Could the Future of Processing Be Blue?

Arthur Cole

From the Stuff-That-Could-Be-Important-Someday file, a team at London's Imperial College says it has found a way to manipulate the magnetic properties of a common blue fabric dye in ways that could revolutionize the flow of information in computer systems.


The team, led by Dr. Sandrine Heutz of the college's Department of Materials, says it can control the magnetic interactions within clusters of Metal Phthalocyanine (MPc) molecules to allow their metal centers to spin in relation to one another. Dr. Heutz claims that her approach could theoretically expand the traditional binary "on/off" approach to data management and storage to include multiple states of on and off.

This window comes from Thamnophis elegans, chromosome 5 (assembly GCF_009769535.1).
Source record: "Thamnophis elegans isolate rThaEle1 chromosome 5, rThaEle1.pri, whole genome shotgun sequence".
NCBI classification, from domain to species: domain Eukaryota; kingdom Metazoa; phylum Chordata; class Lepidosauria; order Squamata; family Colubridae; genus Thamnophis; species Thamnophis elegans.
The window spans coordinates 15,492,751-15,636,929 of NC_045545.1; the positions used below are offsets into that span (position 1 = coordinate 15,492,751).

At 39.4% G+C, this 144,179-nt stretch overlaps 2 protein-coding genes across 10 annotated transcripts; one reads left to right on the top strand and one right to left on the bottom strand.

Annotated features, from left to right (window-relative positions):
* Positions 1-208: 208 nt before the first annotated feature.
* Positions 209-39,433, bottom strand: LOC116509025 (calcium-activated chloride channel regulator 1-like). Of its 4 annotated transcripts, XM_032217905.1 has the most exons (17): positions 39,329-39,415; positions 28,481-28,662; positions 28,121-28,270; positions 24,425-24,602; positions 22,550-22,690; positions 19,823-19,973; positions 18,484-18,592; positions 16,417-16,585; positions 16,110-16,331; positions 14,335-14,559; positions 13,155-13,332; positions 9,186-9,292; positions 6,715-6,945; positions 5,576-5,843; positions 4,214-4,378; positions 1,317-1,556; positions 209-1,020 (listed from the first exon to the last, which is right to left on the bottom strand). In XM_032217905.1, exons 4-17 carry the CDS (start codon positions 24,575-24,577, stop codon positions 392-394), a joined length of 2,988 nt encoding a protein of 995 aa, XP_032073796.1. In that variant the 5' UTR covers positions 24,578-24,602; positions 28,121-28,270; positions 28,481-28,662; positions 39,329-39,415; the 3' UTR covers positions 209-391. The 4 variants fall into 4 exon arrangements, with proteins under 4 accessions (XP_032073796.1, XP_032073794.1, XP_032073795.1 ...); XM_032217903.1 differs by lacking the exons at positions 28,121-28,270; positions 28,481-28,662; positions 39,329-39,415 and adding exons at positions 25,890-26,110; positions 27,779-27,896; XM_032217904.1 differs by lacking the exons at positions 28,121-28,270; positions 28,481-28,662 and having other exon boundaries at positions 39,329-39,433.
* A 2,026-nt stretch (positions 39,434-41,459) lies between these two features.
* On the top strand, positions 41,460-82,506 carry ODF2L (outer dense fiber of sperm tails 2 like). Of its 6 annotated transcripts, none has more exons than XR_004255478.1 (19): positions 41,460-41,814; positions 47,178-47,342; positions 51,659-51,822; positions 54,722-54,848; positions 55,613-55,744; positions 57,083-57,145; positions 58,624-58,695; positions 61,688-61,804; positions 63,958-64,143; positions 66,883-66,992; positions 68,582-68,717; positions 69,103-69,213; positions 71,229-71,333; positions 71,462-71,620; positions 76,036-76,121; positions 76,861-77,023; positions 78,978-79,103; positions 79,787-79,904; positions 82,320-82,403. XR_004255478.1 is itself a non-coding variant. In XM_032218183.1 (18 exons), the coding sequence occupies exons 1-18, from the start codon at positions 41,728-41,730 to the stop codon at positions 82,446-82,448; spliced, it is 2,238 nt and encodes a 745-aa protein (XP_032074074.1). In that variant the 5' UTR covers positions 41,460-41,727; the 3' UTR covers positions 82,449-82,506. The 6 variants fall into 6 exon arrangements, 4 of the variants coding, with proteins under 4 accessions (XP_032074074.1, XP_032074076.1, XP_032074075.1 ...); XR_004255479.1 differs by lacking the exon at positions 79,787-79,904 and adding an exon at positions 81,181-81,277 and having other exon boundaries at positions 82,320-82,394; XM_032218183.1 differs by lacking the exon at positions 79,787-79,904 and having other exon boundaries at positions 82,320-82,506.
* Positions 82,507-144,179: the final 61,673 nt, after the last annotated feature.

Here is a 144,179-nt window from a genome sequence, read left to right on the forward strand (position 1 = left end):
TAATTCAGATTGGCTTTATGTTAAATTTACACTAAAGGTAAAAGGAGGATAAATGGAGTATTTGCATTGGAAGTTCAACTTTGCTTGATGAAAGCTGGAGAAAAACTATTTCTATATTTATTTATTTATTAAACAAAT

The "spintronics" method could also propel the development of quantum computing by enabling the processing of qbits that would put current processors to shame.


The team has successfully refined the process in the laboratory, and Dr. Huetz says it should take another five years or so to develop a practical application.

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